Premium Partners

Spring Training Park Costs Rise to $150M

AthleticBusiness.com has partnered with LexisNexis to bring you this content.

Copyright 2017 The Palm Beach Newspapers, Inc.
All Rights Reserved

Palm Beach Post (Florida)

 

WEST PALM BEACH -- The final construction tab for The Ballpark of the Palm Beaches, the new spring training home of the Washington Nationals and Houston Astros, could go as high as $153 million, an Astros official said.

"I think it's clear that it's going to be in the $150 million range," said Giles Kibbe, the Astros' general counsel. "I am guessing it will be $150 million or $152 or $153 million. I am hoping $152 million at the highest."

Even with the rising cost, the price of the two-team stadium in West Palm Beach pales in comparison to some of the more costly efforts in Arizona. For instance, Salt River Fields at Talking Stick, which opened in 2011 as the spring home of the Arizona Diamondbacks and Colorado Rockies, cost $226 million.

The local project's initial cost estimate was $100 million when it was first pitched as a two-team facility in Palm Beach Gardens in 2013. Those estimates rose as negotiations continued, to $110 million in 2014, $144 million in 2015 and $148 million in 2016.

No matter what the final cost, Palm Beach County's contribution, $113 million in tourism tax revenue to help finance construction bonds, will not change. Neither will the state of Florida's allocation of $50 million. The county money will be meted out over decades to retire principal and interest on bonds issued to cover construction.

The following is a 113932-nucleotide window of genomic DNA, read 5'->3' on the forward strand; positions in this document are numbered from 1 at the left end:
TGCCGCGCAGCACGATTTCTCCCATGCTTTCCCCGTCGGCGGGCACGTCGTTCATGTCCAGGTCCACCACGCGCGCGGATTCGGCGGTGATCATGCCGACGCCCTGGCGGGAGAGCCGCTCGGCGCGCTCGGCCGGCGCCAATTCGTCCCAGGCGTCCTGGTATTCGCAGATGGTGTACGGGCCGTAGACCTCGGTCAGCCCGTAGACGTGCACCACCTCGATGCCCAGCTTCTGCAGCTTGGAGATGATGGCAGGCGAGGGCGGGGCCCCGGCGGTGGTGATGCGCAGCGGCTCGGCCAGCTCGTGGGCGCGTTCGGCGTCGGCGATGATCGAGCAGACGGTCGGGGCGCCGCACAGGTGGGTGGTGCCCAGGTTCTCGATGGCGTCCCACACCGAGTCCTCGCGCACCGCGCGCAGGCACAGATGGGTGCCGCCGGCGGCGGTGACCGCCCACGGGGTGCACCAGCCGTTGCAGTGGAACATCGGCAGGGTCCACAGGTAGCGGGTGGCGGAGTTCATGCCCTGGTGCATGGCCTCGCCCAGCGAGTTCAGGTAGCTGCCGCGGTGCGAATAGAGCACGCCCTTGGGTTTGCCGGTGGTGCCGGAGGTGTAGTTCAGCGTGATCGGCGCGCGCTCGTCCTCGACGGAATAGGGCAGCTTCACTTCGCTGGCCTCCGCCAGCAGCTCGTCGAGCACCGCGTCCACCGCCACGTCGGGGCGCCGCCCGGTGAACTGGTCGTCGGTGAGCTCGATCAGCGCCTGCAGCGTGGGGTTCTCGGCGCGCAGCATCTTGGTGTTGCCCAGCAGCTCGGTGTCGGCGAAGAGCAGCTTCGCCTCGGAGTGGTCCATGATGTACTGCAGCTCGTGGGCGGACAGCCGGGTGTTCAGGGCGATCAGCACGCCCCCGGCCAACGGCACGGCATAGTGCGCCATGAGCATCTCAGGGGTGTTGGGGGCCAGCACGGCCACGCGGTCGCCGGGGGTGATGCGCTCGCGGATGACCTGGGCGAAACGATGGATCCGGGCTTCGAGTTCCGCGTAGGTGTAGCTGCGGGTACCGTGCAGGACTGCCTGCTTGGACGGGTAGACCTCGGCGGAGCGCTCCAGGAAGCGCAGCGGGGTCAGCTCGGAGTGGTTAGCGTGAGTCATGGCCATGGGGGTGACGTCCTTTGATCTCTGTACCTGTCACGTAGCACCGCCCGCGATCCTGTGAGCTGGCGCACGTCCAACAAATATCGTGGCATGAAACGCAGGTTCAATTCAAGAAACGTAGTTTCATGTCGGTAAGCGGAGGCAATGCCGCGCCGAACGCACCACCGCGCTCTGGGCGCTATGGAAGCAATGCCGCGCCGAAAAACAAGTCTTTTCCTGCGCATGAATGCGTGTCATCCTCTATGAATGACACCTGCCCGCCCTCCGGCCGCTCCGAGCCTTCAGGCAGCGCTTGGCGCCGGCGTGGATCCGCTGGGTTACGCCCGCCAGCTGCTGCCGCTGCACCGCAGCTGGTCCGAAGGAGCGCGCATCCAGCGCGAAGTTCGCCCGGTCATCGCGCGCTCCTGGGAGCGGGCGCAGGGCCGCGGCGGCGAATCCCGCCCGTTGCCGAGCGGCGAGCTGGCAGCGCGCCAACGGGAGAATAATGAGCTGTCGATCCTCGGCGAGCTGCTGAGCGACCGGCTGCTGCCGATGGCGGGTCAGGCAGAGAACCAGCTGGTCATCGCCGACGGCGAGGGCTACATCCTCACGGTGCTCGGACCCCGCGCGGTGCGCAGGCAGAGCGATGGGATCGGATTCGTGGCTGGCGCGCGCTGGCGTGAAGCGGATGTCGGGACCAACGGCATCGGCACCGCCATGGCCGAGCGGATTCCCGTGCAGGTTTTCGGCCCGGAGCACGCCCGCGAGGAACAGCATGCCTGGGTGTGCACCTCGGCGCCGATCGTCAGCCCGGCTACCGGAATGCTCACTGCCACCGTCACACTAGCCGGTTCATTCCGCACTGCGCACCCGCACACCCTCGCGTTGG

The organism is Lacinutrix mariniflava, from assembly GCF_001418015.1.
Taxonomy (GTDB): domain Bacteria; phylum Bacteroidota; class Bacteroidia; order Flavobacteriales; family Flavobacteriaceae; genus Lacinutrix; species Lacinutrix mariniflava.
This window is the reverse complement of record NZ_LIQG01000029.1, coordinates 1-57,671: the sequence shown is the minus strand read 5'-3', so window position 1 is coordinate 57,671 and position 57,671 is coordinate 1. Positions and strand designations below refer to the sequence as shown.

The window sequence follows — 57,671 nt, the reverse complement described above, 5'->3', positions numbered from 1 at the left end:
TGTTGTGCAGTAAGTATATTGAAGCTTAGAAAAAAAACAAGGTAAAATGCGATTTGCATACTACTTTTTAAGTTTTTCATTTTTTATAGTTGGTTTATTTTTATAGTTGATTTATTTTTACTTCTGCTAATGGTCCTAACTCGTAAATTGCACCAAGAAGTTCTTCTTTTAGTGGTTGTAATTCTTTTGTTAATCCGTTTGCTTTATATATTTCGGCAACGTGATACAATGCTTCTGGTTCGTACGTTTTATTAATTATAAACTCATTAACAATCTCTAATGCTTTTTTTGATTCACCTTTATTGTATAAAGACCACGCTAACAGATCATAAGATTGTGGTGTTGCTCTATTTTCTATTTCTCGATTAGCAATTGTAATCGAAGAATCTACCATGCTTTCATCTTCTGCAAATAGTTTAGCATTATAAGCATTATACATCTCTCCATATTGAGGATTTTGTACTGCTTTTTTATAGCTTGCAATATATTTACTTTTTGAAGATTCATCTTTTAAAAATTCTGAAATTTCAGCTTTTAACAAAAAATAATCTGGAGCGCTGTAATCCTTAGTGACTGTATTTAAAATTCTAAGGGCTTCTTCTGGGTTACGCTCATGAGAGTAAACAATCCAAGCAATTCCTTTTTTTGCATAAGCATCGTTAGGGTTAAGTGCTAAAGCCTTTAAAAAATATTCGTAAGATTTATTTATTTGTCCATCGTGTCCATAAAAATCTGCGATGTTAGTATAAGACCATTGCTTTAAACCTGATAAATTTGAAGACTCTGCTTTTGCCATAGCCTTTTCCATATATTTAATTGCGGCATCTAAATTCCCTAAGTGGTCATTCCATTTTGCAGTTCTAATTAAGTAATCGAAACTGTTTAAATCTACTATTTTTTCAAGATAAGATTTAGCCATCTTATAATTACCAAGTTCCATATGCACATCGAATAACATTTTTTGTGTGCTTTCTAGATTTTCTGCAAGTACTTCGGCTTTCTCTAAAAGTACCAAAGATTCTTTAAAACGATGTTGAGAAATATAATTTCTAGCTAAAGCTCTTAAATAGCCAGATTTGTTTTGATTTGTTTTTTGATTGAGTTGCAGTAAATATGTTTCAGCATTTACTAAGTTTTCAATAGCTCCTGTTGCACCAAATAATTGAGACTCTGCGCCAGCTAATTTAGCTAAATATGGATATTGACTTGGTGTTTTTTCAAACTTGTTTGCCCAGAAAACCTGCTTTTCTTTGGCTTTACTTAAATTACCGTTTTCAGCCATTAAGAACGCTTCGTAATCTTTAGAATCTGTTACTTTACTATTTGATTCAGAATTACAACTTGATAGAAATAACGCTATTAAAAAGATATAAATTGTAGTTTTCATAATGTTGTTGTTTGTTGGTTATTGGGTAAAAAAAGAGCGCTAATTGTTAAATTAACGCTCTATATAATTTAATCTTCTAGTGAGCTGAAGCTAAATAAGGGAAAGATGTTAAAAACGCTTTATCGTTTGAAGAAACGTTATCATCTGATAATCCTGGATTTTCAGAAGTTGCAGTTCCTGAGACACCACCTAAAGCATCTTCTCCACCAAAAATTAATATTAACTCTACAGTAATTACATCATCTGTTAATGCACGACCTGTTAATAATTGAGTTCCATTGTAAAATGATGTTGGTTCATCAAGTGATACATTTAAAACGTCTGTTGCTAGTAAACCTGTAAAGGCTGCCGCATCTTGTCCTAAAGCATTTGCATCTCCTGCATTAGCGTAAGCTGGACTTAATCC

All overruns beyond the $135 million price approved in 2015 will be paid for by the teams.

"There were clearly some adds that we didn't have in the original budget," Kibbe said. "It's all on the teams and it is going to be itemized."

The teams will figure out the final tab later this year, after they finish their first spring training season at the 160-acre facility on Military Trail south of 45th Street. Spring training starts Feb. 14 for the Nationals and Feb. 15 for the Astros.

The overruns do not include the teams' annual lease payments to the county, an average of $2.4 million a year for 30 years. That's the highest team contribution to any spring training complex in Florida or Arizona, according to the Astros and Nationals.

The earliest cost overrun the teams found was the expense of clearing the former landfill. That wound up costing at least $20 million. For some perspective, the total construction cost in 1997 for Roger Dean Stadium in Jupiter, also a two-team facility, was $28 million.

Before The Ballpark of the Palm Beaches, the most recent spring training facility to open was Sloan Park, a single-team complex home to the Chicago Cubs in Mesa, Ariz., in 2014. It cost $84 million.

Some of the Cactus League construction costs are paid for through a hotel tax and car rental surcharges distributed by the Arizona Sports and Tourism Authority. But considerable money comes from other sources, too.

For example, the city of Glendale paid $200 million to build Camelback Ranch, home of the Chicago White Sox and Los Angeles Dodgers, according to the Arizona Republic. The city expects to get some of that money back from the Arizona Sports and Tourism Authority.

jcapozzi@pbpost.com

Read More of Today's AB Headlines

Subscribe to Our Daily E-Newsletter

 
February 1, 2017
 
 
 

 

Copyright © 2017 LexisNexis, a division of Reed Elsevier Inc. All Rights Reserved.
Terms and Conditions Privacy Policy
Buyer's Guide
Information on more than 3,000 companies, sorted by category. Listings are updated daily.
Learn More
Buyer's Guide
AB Show 2022 in Orlando
AB Show is a solution-focused event for athletics, fitness, recreation and military professionals.
Learn More
AB Show